This dish is mild, savory, and a bit sweet; the lemon and orange peels add an unexpected perfume. If you don't want to use pork belly (I know it's awfully fatty but it's also awfully delicious), substitute beef brisket. Dried bean curd is a wonderful flavor absorber, and I love its chewiness. If you can't get fresh bamboo shoots, skip them, canned are awful. Chinese greens added at the end, to steam over the stew, are an easy side dish. Rice is a must, to sop up the lovely porky goo!
15 large dried Chinese mushrooms
4-6 sticks of dried bean curd
2 1/2 pounds pork belly or beef brisket
2 Tbsp peanut oil
6 1/2-inch thick ginger slices (young fragrant ginger preferred)
5 garlic cloves peeled and crushed
1/4 cup bamboo shoots sliced 1/4-inch thick
10 fresh or canned water chestnuts, or 8 arrowroot
4 Tbsp bean sauce (whole bean preferred but crushed is fine too)
4 Tbsp oyster sauce
3 Tbsp sugar
2 slices each of lemon and orange peel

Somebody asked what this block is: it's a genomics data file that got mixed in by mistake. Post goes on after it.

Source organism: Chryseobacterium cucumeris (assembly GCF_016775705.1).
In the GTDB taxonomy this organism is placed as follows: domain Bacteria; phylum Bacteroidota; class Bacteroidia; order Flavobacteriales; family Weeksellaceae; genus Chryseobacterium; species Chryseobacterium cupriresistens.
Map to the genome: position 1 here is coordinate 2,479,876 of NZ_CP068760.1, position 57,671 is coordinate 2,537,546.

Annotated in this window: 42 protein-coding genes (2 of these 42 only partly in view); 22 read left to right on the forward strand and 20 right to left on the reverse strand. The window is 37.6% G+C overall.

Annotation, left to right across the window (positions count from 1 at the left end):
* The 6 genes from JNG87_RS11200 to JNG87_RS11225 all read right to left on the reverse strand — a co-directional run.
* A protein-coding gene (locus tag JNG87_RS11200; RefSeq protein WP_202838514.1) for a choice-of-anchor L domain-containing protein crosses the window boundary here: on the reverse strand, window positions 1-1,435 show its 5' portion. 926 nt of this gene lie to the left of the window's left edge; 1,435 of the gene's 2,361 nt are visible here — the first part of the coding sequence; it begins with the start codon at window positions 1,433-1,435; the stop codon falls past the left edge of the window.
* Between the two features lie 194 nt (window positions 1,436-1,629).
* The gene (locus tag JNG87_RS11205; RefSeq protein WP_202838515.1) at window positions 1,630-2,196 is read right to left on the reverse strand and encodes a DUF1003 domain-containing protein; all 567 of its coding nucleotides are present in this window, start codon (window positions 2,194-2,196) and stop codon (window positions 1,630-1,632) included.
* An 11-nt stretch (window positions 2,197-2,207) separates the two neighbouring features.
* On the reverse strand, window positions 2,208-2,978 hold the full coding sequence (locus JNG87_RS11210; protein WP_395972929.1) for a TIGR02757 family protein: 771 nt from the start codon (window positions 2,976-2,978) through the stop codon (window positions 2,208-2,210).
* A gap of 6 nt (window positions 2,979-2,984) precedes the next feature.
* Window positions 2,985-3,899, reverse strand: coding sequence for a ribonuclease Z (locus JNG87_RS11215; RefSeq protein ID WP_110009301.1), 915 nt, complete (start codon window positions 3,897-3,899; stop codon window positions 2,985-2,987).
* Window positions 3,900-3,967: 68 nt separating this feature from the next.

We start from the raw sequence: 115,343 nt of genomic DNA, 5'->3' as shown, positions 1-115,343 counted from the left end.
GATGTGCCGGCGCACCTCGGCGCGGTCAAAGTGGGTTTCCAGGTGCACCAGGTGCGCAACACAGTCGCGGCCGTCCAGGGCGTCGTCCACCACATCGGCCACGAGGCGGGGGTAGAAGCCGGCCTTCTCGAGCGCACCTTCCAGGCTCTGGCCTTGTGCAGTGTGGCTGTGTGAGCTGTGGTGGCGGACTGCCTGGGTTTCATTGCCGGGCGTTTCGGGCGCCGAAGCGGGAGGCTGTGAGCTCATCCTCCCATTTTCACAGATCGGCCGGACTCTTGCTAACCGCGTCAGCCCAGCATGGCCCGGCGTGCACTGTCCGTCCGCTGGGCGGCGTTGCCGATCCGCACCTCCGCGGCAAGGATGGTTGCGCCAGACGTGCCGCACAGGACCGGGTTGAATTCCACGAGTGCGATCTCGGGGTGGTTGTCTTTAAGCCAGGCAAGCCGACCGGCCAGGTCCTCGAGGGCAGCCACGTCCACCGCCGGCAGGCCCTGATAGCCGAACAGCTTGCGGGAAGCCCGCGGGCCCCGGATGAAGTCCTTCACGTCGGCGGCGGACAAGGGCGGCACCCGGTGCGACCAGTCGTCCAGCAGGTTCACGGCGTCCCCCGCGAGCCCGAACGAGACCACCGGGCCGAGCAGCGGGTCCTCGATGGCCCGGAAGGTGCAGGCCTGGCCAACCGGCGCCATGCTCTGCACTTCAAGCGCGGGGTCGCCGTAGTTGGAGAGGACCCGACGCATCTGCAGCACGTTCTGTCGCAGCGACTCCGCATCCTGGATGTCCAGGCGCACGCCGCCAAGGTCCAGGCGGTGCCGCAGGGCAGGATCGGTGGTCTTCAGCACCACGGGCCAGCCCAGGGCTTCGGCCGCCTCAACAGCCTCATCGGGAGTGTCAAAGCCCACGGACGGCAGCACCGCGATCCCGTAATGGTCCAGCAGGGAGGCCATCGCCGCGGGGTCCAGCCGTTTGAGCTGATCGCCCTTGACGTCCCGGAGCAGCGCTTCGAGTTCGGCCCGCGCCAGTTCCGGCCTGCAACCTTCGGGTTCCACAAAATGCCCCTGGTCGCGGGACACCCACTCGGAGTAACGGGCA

3 Tbsp rice wine or dry sherry
5 Tbsp soy sauce (if you've got light and dark sauces, make it 2 of the former and 3 of the latter)
Optional: a bunch of Chinese greens (mustard, baby bok choy, gai lan etc), washed and shaken dry
Soak mushrooms in warm water until soft, about 20 minutes. Squeeze out the excess water and discard woody stems. Strain mushroom water into a measuring cup and add plain water to equal 4 cups.
Soak bean curd sticks in hot water until soft, then drain and set aside.
Cut pork belly or beef brisket into bite-size chunks, then blanch for 20 minutes in boiling water, then drain and set aside.
Heat cooking vessel and add peanut oil, ginger, and garlic, and stir-fry for 30 seconds. Add bamboo shoots, water chestnuts (or arrowroot), mushrooms, citrus peels, and bean curd sticks. Stir-fry for a minute. Add the rest of the ingredients and bring to a boil. Add blanched meat, bring back to a boil, and then simmer at least 1 1/2 hours, partially covered, until meat is very tender. (Skim surface occasionally for excess fat, if you wish.)
If using greens, lay them on top of the stew, bring it to a steady simmer, and replace the cover. Steam the greens till tender, and then serve them on the side (or serve the stew ladelled over a bed of greens).
serves 4 to 6